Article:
However, there is some value in the virtual audit. I was working with a plant in the pre-COVID days. The manufacturing plant was located in the U.S., and corporate was located in Germany. Two individuals on the plant’s organizational chart were located in Germany. The question was, do these individuals need to travel from Germany to the U.S. for a one-to-two-hour interview as part of the audit? There was substantial interaction between the managers located in Germany and the United States. To eliminate needless waste, the audit interview of the German managers was conducted via video conference. I observed the interview, and I did not see any problems. The auditor was able to access any needed documents electronically.
I can see the use of video conferences as a useful tool for auditors. It can increase efficiency in the audit process when the auditor is auditing a portion of the food safety management system that is carried out by professionals at remote locations such as at the corporate location. When this is done, the auditor should assess the effectiveness of the communication between the two different sites. This process could be useful in the days of unannounced audits. It would allow the interviewing of the management team that may be away from the facility because of travel.”
In chatting with other food industry professionals, I found that they echoed similar thoughts. One individual stated that she participated in a virtual audit, but when travel opened up and she was able to actually visit the plant, she found much in the plant itself that the camera did not show. This same person acknowledged that the desk audit could be done virtually, however.
The Value in the Virtual Audit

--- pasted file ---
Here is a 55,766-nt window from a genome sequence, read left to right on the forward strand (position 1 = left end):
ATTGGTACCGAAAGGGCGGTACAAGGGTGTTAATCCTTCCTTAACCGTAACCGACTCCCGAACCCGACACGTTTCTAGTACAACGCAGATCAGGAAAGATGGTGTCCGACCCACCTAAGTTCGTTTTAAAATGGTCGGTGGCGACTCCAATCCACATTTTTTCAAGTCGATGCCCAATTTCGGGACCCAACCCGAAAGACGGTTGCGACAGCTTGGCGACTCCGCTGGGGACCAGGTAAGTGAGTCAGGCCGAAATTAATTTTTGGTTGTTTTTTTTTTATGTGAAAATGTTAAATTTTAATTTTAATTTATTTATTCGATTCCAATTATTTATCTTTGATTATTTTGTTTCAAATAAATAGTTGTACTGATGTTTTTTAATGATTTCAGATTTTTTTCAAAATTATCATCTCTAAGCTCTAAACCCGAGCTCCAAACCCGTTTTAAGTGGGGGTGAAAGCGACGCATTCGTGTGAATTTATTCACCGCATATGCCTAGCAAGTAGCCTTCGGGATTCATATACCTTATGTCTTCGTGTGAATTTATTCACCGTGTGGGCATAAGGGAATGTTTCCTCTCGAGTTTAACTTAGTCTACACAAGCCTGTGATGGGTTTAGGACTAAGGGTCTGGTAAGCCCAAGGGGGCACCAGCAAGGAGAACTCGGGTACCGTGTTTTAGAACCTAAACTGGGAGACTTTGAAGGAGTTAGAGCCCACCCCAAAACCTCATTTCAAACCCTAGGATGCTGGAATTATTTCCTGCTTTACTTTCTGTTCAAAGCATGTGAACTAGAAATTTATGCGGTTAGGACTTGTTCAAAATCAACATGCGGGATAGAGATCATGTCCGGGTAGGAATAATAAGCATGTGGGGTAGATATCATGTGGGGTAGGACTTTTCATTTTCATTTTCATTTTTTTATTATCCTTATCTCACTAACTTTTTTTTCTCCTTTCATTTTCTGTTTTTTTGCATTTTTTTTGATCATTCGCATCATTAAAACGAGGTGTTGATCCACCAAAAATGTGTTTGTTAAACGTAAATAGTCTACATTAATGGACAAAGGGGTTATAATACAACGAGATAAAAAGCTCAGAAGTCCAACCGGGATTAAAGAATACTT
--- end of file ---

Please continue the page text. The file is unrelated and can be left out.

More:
Dr. Surak’s comments about utilizing all the senses when doing an audit are absolutely correct. There are those who say that one way to evaluate cleanliness is to ensure that the equipment looks clean, smells clean, and feels clean, and that test results verify this. You really can’t do any of these activities virtually; even looking through a camera lens isn’t always as effective as the human eye.
So, while virtual audits do have a role in managing food safety, auditors, certifying bodies, and the companies under audit need to understand the potential concerns and the commitments that are required for this remote inspection to be successful. The company has to be willing to share information via hard copy or electronically with the auditor. This means that signing a nondisclosure agreement may be an essential first step in the audit process; however, there needs to be a culture of nondisclosure for all participants involved in the audit process. If documents are shared, the auditor may be asked to return them at the end of the audit or erase them from their computer, a procedure to be avoided since the documents form the completed audit record. With programs such as Zoom, completed records may be shared in real time, but such a session may not give the auditor enough time for a proper review.
On the upside, virtual audits can drastically reduce travel costs, which could increase audit frequency. In many cases, travel costs can account for as much as 60% to 75% of the total audit. More importantly, it reduces wear and tear on auditors, a significant concern in a field that is chronically understaffed; auditor burnout is common
Another upside is the value of training new auditors using virtual audits. Sending a trainee to accompany an auditor can add as much as $5,000 to travel costs, which can severely limit the amount of training new auditors receive before going out alone.